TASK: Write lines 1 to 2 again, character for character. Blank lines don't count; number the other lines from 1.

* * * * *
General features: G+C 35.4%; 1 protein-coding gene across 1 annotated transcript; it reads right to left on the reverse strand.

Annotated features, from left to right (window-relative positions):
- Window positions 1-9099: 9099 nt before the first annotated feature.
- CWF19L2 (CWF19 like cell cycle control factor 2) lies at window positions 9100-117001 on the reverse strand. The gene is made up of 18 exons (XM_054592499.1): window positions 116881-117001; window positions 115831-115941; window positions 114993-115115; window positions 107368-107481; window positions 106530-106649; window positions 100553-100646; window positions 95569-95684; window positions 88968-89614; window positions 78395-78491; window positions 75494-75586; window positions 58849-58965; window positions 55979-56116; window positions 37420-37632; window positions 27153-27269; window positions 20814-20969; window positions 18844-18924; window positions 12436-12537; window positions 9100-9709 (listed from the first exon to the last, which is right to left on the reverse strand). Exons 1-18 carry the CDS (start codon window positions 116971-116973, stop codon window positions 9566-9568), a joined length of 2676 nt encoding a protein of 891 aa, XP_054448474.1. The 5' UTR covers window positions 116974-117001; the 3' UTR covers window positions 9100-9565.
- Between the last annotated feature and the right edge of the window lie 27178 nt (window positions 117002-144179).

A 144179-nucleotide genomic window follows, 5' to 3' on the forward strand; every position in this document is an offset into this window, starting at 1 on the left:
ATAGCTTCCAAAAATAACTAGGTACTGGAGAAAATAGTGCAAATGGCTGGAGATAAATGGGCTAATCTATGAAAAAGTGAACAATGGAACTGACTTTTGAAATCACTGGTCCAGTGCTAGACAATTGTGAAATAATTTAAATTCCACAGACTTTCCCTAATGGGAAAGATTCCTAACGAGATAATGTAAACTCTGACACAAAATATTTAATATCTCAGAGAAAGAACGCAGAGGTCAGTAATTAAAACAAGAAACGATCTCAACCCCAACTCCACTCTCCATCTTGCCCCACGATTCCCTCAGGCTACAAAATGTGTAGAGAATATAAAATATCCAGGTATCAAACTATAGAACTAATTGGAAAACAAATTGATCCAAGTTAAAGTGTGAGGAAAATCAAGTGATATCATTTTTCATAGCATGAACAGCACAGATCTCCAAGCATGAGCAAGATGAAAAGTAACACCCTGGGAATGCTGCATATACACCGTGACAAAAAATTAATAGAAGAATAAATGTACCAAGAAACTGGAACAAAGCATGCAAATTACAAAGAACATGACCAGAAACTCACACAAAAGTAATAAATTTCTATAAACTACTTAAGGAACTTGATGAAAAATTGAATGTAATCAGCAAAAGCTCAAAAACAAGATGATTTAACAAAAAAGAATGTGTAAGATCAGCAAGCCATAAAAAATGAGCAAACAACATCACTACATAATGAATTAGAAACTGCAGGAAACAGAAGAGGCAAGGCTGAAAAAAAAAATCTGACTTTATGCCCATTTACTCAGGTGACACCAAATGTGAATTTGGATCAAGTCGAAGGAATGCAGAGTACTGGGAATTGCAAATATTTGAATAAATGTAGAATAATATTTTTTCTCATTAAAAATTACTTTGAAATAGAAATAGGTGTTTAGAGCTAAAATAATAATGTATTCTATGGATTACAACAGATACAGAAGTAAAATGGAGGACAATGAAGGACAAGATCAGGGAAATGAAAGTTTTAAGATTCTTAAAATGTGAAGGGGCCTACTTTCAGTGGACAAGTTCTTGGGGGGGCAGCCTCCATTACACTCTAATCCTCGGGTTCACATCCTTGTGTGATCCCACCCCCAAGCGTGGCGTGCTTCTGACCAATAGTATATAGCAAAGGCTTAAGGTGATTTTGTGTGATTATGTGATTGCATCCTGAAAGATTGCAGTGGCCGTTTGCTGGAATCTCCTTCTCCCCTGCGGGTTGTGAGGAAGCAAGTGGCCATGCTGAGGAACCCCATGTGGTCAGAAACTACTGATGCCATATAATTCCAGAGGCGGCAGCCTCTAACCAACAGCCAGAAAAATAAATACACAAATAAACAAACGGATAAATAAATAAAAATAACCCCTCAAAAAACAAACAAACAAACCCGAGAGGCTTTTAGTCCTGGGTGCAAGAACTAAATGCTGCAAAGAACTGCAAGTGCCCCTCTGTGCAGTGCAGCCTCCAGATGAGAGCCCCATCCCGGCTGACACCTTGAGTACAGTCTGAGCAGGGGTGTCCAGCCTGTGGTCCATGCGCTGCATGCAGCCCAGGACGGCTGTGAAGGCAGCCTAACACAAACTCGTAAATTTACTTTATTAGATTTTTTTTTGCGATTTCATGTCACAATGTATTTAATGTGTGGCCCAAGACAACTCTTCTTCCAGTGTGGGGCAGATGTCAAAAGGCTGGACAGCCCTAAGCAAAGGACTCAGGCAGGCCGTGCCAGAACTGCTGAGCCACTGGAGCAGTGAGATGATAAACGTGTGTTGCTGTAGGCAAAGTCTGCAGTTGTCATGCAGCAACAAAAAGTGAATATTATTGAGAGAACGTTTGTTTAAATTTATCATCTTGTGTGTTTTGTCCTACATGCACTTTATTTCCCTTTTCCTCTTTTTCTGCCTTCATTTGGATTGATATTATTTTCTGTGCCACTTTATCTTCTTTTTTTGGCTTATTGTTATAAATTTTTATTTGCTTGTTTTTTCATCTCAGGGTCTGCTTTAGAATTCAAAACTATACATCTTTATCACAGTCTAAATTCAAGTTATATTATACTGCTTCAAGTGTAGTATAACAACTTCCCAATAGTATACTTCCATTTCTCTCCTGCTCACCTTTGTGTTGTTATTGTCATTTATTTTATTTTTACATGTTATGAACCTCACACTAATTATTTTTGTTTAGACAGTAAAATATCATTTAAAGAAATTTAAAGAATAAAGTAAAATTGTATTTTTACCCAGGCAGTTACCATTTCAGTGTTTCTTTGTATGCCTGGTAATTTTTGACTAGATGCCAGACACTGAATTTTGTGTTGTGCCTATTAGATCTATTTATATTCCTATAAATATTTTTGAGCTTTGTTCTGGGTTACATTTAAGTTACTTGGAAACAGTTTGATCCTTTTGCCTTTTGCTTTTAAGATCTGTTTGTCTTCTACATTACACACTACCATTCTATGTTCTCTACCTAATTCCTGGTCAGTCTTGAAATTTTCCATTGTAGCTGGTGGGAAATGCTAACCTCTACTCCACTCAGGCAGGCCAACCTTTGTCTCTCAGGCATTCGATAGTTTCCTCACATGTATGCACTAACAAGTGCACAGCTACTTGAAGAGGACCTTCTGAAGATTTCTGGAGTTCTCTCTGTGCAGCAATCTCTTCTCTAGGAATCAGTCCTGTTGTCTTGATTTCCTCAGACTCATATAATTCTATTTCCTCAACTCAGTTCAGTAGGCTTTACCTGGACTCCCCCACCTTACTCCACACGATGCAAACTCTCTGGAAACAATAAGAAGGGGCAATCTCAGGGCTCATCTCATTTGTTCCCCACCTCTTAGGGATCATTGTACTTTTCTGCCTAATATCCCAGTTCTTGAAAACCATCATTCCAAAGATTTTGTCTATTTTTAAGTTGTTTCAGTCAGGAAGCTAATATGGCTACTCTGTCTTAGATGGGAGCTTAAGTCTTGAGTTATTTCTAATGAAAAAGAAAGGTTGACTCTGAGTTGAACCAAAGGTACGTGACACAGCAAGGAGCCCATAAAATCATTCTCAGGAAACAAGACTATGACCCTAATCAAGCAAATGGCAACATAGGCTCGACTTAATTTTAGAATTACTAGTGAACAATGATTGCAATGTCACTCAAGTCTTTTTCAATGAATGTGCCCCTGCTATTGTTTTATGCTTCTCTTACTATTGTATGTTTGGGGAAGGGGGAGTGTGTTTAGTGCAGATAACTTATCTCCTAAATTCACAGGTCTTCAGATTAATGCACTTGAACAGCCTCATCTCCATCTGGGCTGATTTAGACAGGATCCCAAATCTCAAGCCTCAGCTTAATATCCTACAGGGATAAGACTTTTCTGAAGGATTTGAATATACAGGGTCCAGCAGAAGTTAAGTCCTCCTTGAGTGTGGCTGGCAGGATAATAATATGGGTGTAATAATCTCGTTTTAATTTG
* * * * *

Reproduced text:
General features: G+C 35.4%; 1 protein-coding gene across 1 annotated transcript; it reads right to left on the reverse strand.

Annotated features, from left to right (window-relative positions):